Digging into Dark Matter with Weak Gravitational Lensing

Richard Massey

Research output: Chapter in Book/Report/Conference proceedingConference contribution

Abstract

Ordinary baryonic particles (such as protons and neutrons) account for only one-sixth of the total matter in the Universe. The remainder is a mysterious "dark matter" component, which does not interact via the electromagnetic force and thus neither emits nor reflects light. However, evidence is mounting for its gravitational influence. The past few years have seen particular progress in observations of weak gravitational lensing, the slight deflection of light from distant galaxies due to the curvature of space around foreground mass. Recent surveys from the Hubble Space Telescope have provided direct proof for dark matter, and the first measurements of its properties. We review recent results, then prospects and challenges for future gravitational lensing surveys.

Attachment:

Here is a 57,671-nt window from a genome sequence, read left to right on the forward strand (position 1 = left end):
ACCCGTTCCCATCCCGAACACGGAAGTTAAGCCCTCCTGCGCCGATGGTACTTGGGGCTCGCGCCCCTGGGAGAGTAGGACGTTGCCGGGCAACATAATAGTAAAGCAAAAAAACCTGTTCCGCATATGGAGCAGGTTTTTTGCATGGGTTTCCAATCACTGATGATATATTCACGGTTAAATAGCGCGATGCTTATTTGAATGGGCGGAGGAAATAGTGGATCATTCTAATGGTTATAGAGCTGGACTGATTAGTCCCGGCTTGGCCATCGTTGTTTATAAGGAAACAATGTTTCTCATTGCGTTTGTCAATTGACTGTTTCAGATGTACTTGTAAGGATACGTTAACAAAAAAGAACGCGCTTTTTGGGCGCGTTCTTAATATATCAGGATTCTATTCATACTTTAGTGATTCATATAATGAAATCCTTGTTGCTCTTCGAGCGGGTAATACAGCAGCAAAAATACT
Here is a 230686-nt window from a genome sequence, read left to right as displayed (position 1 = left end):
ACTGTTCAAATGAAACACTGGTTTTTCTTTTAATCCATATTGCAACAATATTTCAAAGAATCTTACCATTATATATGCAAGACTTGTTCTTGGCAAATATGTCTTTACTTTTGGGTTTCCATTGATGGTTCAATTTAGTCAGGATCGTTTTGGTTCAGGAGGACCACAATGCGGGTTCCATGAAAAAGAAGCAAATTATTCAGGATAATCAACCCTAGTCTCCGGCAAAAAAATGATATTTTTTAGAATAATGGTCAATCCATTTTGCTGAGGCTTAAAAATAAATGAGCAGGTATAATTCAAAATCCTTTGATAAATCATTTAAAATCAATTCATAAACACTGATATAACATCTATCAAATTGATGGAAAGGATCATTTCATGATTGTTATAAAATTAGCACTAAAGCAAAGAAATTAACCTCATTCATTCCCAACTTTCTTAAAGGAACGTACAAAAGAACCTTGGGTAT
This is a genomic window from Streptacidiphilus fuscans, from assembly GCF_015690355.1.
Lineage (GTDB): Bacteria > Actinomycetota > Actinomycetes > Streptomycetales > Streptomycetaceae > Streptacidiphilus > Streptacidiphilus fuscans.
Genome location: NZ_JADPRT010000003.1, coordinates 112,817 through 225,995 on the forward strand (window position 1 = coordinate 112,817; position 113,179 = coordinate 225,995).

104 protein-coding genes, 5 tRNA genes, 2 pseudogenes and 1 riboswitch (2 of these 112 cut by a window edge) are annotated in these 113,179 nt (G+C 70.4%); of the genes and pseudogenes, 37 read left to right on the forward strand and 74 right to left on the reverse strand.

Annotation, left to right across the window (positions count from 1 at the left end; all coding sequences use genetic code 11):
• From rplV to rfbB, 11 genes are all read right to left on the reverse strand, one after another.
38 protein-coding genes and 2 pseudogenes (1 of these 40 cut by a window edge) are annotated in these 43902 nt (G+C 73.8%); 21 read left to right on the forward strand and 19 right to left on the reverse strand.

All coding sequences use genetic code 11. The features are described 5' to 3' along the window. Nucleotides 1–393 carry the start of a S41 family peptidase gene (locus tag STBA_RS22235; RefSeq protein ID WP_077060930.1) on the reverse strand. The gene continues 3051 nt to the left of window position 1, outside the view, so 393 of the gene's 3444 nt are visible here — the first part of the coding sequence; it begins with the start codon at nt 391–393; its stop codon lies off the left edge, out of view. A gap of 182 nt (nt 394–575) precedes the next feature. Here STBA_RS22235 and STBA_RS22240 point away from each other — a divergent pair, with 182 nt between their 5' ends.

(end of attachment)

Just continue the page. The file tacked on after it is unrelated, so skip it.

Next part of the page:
Original languageEnglish
Title of host publicationPROCEEDINGS OF THE 2009 SNOWBIRD PARTICLE ASTROPHYSICS AND COSMOLOGY WORKSHOP (SNOWPAC 2009)
EditorsDB Kieda, P Gondolo
Place of PublicationSAN FRANCISCO
PublisherASTRONOMICAL SOC PACIFIC
Pages115-122
Number of pages8
ISBN (Print)978-1-58381-732-2
Publication statusPublished - 2010
EventSnowbird Particle Astrophysics and Cosmology Workshop (SNOWPAC 2009) - Snowbird
Duration: 1 Feb 20097 Feb 2009

Conference

ConferenceSnowbird Particle Astrophysics and Cosmology Workshop (SNOWPAC 2009)
CitySnowbird
Period1/02/097/02/09

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